The modern-yet-minimalist style of most Audi cabins is hugely desirable, if slightly reserved, but the Q2 adds a welcome injection of vibrant colour. There are red, yellow or silver themes available for the dashboard inlays, seats and contrasting stitching, plus gesture-controlled LED lighting that illuminates the cabin in sharp white light. Meanwhile, all the controls are robust, sturdy and precise. The large standard infotainment screen isn’t touch-sensitive and is fixed on the dashboard, but all the information is clearly presented, and the rotary control that you use to scroll through the menus is beautifully weighted and easy to use on the move. However, although you sit in a slightly raised position, the roofline is quite low, so it feels more like you’re in a slightly taller hatchback than a 'proper' SUV.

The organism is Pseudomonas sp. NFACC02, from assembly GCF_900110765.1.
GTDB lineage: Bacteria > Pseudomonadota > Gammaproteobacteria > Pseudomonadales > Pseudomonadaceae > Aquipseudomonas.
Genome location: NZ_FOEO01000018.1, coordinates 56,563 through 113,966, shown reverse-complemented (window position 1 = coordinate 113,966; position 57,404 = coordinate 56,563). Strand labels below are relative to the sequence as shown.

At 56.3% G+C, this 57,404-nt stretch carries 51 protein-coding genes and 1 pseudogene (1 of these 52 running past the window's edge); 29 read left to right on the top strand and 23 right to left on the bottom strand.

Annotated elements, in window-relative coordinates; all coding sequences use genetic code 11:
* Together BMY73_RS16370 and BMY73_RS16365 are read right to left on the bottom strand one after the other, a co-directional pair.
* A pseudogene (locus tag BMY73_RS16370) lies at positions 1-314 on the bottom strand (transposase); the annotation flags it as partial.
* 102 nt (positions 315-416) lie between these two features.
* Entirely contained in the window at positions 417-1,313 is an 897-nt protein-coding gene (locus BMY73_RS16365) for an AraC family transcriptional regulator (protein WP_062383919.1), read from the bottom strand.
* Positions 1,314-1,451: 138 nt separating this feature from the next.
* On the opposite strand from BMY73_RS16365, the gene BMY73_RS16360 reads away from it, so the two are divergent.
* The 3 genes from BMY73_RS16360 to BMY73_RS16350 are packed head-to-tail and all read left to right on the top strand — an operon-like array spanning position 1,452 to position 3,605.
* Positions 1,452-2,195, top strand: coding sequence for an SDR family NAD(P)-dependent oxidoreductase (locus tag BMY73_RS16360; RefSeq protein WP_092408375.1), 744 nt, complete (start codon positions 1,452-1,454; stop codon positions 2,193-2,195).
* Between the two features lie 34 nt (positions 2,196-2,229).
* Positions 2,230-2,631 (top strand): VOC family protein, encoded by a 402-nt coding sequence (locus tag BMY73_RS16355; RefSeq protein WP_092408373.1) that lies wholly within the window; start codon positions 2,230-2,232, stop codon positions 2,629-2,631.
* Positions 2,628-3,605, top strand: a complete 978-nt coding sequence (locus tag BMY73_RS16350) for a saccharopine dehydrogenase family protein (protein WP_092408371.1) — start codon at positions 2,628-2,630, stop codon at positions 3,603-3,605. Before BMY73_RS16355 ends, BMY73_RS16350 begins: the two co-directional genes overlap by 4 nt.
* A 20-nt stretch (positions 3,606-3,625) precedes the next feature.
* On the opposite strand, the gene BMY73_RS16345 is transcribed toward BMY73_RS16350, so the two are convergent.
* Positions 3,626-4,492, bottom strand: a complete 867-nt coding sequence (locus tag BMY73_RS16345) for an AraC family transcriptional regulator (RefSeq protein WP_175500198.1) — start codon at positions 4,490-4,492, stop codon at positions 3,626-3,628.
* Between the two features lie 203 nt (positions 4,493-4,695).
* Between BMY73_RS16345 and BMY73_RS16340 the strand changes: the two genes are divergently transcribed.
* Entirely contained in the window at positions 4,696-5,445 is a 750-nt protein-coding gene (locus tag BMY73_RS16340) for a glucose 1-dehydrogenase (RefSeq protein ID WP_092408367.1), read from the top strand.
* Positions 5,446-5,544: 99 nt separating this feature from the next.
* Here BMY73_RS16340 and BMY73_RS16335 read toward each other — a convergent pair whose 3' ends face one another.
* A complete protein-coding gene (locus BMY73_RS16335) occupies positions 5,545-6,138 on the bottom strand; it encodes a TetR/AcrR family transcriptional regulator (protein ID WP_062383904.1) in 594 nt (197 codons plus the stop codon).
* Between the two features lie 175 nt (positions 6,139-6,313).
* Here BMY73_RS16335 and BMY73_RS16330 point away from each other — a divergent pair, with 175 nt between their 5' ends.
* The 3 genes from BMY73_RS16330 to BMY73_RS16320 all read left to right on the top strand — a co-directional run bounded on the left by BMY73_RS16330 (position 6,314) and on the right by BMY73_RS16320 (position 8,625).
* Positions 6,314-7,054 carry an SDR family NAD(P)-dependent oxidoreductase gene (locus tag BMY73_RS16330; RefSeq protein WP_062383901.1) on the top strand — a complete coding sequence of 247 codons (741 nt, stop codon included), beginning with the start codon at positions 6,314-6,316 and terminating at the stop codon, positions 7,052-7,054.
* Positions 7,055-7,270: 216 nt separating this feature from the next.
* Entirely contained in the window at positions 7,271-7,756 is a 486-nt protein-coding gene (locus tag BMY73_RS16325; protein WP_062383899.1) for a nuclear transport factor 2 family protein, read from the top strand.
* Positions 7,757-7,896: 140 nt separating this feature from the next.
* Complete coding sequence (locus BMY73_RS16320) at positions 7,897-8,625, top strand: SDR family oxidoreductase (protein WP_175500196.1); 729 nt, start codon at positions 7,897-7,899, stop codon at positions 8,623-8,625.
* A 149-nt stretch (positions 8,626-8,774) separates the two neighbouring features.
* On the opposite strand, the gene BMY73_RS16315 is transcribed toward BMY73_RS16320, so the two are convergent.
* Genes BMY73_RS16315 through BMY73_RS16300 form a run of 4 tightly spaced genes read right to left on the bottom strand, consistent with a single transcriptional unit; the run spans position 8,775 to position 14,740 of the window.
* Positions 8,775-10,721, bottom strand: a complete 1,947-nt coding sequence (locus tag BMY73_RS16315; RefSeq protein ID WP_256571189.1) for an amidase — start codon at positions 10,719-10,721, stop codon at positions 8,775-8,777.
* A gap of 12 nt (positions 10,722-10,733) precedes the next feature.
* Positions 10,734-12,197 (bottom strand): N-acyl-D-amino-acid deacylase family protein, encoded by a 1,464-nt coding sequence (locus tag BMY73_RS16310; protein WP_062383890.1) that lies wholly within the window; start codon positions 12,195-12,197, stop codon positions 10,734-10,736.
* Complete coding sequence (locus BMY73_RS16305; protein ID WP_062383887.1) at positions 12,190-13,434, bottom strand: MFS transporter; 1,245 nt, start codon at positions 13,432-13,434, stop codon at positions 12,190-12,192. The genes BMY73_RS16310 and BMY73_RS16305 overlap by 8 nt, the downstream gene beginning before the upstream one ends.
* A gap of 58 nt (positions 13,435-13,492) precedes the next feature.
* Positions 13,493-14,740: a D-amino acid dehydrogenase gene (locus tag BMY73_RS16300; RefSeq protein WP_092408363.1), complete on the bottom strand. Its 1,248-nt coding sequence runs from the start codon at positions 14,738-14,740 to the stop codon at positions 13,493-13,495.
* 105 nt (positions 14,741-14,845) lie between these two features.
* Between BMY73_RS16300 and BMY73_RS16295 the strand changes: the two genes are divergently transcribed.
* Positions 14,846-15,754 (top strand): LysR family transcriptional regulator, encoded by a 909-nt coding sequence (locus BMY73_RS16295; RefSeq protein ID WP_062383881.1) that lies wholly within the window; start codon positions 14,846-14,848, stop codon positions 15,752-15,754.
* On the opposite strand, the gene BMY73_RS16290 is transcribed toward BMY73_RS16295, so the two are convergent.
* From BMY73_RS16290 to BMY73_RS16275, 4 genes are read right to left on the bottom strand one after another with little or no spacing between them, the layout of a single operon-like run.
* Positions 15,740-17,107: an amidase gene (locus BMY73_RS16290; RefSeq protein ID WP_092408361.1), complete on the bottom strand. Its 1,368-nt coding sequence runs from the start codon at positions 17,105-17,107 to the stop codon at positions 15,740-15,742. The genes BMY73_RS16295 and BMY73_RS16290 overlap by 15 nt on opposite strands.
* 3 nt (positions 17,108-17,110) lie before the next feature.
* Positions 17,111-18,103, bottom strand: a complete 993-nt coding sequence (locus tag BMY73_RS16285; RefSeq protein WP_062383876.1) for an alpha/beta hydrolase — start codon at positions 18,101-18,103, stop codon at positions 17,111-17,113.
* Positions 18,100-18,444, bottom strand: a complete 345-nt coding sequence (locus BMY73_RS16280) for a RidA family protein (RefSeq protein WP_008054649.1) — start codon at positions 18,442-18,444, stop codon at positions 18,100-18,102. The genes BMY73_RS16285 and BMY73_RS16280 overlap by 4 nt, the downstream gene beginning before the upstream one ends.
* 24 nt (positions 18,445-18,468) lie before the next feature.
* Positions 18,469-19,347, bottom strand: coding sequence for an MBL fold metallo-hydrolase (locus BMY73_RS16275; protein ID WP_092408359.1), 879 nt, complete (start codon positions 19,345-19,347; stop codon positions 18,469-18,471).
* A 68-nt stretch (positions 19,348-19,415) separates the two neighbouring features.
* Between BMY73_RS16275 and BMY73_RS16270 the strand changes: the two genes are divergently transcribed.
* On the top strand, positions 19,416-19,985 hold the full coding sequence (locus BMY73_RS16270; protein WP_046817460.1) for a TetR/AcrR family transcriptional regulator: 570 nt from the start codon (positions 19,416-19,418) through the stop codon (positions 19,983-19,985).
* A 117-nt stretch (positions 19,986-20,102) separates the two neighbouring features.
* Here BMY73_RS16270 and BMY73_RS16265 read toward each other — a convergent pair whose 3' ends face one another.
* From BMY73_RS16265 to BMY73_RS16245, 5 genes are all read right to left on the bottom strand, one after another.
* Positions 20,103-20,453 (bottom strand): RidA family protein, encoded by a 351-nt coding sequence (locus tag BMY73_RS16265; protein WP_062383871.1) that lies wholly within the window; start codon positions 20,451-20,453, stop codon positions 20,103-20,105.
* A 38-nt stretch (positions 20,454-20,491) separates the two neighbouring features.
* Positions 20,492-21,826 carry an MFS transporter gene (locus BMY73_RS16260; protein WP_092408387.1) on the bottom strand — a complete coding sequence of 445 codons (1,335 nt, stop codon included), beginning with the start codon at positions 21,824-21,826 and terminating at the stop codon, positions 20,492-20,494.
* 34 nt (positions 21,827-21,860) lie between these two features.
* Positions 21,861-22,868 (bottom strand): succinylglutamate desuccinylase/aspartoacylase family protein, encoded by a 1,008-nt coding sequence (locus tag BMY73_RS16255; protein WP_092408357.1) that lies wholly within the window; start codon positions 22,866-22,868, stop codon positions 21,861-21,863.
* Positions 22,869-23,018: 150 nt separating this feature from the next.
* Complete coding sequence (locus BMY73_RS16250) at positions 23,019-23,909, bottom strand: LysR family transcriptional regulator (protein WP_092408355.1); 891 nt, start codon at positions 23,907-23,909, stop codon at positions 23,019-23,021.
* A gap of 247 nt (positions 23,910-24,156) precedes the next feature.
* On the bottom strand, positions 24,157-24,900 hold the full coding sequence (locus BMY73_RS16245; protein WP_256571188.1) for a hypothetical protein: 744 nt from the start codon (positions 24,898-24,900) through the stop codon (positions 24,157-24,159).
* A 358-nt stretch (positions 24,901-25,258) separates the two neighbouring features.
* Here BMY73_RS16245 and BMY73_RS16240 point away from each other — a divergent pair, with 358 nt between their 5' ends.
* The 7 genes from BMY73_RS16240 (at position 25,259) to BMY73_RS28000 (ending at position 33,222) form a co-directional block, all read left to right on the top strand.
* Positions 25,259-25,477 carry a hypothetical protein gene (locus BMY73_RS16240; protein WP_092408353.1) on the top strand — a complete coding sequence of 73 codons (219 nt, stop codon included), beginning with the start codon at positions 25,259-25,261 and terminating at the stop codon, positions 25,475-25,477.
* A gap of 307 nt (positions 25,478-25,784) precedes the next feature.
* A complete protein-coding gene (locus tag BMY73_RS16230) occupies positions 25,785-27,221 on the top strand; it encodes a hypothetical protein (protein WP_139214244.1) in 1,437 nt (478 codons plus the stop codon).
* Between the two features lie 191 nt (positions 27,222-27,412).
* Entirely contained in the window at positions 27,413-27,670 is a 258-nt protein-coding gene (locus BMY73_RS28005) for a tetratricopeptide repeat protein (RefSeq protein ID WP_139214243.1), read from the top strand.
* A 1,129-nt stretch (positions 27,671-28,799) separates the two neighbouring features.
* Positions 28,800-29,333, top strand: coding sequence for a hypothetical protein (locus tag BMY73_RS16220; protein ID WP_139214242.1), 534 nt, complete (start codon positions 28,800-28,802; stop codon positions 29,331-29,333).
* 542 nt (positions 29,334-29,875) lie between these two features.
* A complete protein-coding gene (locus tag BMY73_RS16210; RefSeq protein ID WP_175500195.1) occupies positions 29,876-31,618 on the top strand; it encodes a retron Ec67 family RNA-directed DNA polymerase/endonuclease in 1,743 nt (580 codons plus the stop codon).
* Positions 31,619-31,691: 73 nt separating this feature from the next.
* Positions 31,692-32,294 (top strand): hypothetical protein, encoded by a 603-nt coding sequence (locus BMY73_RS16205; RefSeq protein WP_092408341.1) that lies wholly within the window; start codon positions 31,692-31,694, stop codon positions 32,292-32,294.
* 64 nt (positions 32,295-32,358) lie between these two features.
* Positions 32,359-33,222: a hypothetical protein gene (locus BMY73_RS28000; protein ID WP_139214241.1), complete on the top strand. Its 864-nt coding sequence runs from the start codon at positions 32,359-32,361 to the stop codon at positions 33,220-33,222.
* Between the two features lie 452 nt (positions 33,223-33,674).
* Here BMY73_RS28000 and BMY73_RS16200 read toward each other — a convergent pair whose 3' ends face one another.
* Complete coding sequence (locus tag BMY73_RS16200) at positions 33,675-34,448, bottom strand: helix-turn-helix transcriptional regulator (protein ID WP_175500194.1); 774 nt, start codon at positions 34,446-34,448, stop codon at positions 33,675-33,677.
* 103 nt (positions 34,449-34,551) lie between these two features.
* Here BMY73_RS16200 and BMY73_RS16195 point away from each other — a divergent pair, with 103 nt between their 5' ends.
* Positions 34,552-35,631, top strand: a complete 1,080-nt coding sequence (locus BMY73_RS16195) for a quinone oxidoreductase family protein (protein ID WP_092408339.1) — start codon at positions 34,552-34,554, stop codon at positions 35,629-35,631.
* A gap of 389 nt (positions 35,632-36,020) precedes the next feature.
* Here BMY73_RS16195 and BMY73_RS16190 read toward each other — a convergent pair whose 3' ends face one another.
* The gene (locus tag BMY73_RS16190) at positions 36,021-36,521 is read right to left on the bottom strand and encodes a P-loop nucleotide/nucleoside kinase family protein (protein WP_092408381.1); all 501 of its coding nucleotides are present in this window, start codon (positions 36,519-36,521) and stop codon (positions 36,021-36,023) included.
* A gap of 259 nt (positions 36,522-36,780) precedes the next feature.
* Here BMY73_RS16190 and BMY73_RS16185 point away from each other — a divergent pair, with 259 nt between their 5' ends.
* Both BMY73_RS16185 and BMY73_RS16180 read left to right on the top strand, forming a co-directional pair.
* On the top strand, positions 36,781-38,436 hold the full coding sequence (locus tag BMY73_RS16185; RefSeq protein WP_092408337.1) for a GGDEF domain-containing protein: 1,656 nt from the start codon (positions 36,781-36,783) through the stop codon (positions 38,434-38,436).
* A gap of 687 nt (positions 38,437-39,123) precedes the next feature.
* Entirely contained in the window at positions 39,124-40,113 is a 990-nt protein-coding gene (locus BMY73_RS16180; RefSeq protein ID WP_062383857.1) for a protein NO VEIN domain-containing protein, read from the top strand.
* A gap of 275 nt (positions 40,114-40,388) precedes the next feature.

Despite the compact dimensions (the Q2 is marginally shorter than the Audi Q3
SUV), it’s still easy to fit one six-foot adult behind another comfortably. There are Isofix child seat mounting points on the rear seats. The boot provides 405 litres of space with the rear seats in place, which is a little bigger than an Audi A3 and only slightly smaller than the Q3. There’s a through-loading facility for skis and, when the seats fold flat, there is a very useful 1,050 litres available. Unfortunately, the stylish rear pillars do create some pretty huge blind spots when reversing, so parking sensors or a reversing camera are must-have options.
Audi has obviously done its homework on UK roads, as even S line cars (that would normally come on firmer sports suspension) are fitted with standard suspension settings. You can still specify the sports set-up as a no-cost option, but having tried it, we’d advise against it, as it makes the ride become quite firm and easily agitated.
In terms of its handling, the Q2 feels more hatchback than SUV. The steering is at its best when the car is fitted with the 16-inch wheels included on the Technik model, feeling light, accurate and well connected. Up the wheel size, and while the amount of effort on the driver's part increases, the feel and connection both decrease.